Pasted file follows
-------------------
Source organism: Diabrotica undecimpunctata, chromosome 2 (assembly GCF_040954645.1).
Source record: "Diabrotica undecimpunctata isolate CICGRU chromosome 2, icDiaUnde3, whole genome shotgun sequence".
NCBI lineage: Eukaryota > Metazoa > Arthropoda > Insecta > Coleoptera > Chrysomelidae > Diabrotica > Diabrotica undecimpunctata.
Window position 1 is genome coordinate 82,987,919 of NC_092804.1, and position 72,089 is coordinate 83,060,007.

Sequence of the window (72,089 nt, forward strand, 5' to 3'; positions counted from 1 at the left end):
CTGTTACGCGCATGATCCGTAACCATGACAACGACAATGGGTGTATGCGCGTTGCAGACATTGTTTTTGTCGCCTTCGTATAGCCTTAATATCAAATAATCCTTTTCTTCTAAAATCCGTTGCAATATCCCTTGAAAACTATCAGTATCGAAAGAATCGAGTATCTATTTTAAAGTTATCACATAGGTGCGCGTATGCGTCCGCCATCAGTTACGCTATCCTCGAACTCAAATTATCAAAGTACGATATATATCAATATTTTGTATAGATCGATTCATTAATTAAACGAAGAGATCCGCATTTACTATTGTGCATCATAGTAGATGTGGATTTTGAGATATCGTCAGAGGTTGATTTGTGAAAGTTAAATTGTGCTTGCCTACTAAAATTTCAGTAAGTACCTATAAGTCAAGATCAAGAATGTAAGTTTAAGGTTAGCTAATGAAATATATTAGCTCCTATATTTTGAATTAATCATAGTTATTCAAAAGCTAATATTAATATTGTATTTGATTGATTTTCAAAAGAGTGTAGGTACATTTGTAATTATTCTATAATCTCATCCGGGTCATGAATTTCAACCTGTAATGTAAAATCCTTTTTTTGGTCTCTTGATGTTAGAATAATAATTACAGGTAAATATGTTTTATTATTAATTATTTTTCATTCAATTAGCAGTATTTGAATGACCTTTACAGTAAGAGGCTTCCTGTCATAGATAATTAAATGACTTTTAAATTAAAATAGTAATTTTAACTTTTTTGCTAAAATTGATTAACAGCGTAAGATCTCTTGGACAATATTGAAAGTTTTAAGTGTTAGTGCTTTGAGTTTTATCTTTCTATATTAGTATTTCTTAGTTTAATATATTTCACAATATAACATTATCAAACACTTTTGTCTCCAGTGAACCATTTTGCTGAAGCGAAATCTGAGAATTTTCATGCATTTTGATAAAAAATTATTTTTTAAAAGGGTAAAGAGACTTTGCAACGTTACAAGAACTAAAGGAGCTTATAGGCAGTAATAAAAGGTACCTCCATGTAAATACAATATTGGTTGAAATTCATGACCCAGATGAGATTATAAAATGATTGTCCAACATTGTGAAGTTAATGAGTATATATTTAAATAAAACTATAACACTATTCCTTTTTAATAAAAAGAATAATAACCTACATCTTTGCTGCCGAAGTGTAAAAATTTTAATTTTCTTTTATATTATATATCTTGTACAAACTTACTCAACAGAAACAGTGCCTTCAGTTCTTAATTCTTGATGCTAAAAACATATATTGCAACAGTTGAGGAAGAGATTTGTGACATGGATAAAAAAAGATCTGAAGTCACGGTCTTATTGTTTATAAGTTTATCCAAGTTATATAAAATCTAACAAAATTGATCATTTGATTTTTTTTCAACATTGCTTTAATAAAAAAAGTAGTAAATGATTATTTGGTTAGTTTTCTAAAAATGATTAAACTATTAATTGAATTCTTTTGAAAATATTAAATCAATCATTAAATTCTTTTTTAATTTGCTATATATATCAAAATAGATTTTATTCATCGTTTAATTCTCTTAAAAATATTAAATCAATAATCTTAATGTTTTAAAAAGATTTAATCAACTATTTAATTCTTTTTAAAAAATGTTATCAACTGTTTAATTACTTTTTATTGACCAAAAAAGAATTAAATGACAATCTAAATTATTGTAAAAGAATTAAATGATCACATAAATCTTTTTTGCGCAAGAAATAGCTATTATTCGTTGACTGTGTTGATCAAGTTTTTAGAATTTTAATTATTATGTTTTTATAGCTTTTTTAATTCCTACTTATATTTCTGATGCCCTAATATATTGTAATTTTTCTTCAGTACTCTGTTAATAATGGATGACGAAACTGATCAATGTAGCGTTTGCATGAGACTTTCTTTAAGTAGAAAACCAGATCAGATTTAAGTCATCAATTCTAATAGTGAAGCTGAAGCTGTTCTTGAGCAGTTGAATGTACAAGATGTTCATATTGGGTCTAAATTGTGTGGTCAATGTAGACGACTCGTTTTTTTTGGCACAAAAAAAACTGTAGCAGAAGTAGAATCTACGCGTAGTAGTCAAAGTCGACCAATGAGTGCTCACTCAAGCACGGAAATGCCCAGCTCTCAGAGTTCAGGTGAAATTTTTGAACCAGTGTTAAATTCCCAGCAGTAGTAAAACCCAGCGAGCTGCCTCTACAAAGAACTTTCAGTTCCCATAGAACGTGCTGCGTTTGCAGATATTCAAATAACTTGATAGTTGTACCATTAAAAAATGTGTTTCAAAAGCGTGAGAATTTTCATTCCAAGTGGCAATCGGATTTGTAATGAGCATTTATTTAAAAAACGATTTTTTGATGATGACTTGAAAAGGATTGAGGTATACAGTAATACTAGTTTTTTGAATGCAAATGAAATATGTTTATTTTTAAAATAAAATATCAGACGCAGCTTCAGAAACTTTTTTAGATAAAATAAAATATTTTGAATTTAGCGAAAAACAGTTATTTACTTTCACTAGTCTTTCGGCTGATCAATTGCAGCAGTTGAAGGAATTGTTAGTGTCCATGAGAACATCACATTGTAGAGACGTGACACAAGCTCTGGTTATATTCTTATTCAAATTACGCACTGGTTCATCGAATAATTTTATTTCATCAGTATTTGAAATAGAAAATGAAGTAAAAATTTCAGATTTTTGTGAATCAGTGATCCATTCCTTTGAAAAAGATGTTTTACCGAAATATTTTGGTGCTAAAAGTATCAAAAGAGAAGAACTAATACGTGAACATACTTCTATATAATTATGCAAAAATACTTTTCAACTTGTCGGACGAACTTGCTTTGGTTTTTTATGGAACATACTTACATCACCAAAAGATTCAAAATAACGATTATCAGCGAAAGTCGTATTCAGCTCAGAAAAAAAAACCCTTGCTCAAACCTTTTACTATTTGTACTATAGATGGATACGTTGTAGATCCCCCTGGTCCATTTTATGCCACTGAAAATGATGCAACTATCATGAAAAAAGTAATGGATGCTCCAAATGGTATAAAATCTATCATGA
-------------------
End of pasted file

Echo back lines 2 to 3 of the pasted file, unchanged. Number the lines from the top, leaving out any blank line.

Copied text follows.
Source record: "Diabrotica undecimpunctata isolate CICGRU chromosome 2, icDiaUnde3, whole genome shotgun sequence".
NCBI lineage: Eukaryota > Metazoa > Arthropoda > Insecta > Coleoptera > Chrysomelidae > Diabrotica > Diabrotica undecimpunctata.